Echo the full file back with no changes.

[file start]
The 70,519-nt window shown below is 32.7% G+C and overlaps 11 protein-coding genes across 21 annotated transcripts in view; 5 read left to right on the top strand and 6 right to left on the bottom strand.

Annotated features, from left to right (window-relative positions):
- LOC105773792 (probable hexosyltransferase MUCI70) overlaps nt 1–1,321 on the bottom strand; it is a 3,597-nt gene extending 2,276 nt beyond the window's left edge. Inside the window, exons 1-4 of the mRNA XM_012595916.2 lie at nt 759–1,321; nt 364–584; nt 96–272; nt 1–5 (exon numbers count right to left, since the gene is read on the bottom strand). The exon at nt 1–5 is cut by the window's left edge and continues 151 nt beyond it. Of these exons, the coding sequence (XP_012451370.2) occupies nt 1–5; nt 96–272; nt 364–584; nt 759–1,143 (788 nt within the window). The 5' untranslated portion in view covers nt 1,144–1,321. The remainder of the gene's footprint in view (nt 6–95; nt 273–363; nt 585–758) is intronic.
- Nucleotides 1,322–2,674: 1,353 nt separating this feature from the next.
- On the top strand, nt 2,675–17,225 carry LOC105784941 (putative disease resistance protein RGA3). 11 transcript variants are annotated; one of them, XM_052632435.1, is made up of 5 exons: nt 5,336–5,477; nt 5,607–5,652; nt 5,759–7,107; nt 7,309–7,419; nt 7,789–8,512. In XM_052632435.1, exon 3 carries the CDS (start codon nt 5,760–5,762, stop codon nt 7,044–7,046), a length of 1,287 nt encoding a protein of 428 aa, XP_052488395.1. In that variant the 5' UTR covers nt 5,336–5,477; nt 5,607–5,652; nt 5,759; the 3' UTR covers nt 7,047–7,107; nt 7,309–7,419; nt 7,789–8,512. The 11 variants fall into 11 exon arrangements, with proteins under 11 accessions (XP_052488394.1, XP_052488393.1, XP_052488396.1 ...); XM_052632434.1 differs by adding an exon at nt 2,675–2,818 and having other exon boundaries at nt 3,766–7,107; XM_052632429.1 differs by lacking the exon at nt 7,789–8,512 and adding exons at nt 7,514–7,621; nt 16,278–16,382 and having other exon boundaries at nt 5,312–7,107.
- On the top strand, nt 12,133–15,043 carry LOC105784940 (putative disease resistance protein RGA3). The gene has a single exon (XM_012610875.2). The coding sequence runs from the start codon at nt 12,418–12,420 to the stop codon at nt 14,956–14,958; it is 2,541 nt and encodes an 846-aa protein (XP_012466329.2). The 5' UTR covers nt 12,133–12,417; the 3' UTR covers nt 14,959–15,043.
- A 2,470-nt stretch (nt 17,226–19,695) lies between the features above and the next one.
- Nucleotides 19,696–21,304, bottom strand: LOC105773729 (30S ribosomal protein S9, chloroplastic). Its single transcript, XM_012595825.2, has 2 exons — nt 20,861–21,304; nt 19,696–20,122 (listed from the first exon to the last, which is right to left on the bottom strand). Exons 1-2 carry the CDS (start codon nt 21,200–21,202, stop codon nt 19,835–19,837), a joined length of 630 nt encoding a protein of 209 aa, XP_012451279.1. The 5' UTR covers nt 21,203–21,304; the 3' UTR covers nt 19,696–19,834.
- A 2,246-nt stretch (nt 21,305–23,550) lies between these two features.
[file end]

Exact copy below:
The 70,519-nt window shown below is 32.7% G+C and overlaps 11 protein-coding genes across 21 annotated transcripts in view; 5 read left to right on the top strand and 6 right to left on the bottom strand.

Annotated features, from left to right (window-relative positions):
- LOC105773792 (probable hexosyltransferase MUCI70) overlaps nt 1–1,321 on the bottom strand; it is a 3,597-nt gene extending 2,276 nt beyond the window's left edge. Inside the window, exons 1-4 of the mRNA XM_012595916.2 lie at nt 759–1,321; nt 364–584; nt 96–272; nt 1–5 (exon numbers count right to left, since the gene is read on the bottom strand). The exon at nt 1–5 is cut by the window's left edge and continues 151 nt beyond it. Of these exons, the coding sequence (XP_012451370.2) occupies nt 1–5; nt 96–272; nt 364–584; nt 759–1,143 (788 nt within the window). The 5' untranslated portion in view covers nt 1,144–1,321. The remainder of the gene's footprint in view (nt 6–95; nt 273–363; nt 585–758) is intronic.
- Nucleotides 1,322–2,674: 1,353 nt separating this feature from the next.
- On the top strand, nt 2,675–17,225 carry LOC105784941 (putative disease resistance protein RGA3). 11 transcript variants are annotated; one of them, XM_052632435.1, is made up of 5 exons: nt 5,336–5,477; nt 5,607–5,652; nt 5,759–7,107; nt 7,309–7,419; nt 7,789–8,512. In XM_052632435.1, exon 3 carries the CDS (start codon nt 5,760–5,762, stop codon nt 7,044–7,046), a length of 1,287 nt encoding a protein of 428 aa, XP_052488395.1. In that variant the 5' UTR covers nt 5,336–5,477; nt 5,607–5,652; nt 5,759; the 3' UTR covers nt 7,047–7,107; nt 7,309–7,419; nt 7,789–8,512. The 11 variants fall into 11 exon arrangements, with proteins under 11 accessions (XP_052488394.1, XP_052488393.1, XP_052488396.1 ...); XM_052632434.1 differs by adding an exon at nt 2,675–2,818 and having other exon boundaries at nt 3,766–7,107; XM_052632429.1 differs by lacking the exon at nt 7,789–8,512 and adding exons at nt 7,514–7,621; nt 16,278–16,382 and having other exon boundaries at nt 5,312–7,107.
- On the top strand, nt 12,133–15,043 carry LOC105784940 (putative disease resistance protein RGA3). The gene has a single exon (XM_012610875.2). The coding sequence runs from the start codon at nt 12,418–12,420 to the stop codon at nt 14,956–14,958; it is 2,541 nt and encodes an 846-aa protein (XP_012466329.2). The 5' UTR covers nt 12,133–12,417; the 3' UTR covers nt 14,959–15,043.
- A 2,470-nt stretch (nt 17,226–19,695) lies between the features above and the next one.
- Nucleotides 19,696–21,304, bottom strand: LOC105773729 (30S ribosomal protein S9, chloroplastic). Its single transcript, XM_012595825.2, has 2 exons — nt 20,861–21,304; nt 19,696–20,122 (listed from the first exon to the last, which is right to left on the bottom strand). Exons 1-2 carry the CDS (start codon nt 21,200–21,202, stop codon nt 19,835–19,837), a joined length of 630 nt encoding a protein of 209 aa, XP_012451279.1. The 5' UTR covers nt 21,203–21,304; the 3' UTR covers nt 19,696–19,834.
- A 2,246-nt stretch (nt 21,305–23,550) lies between these two features.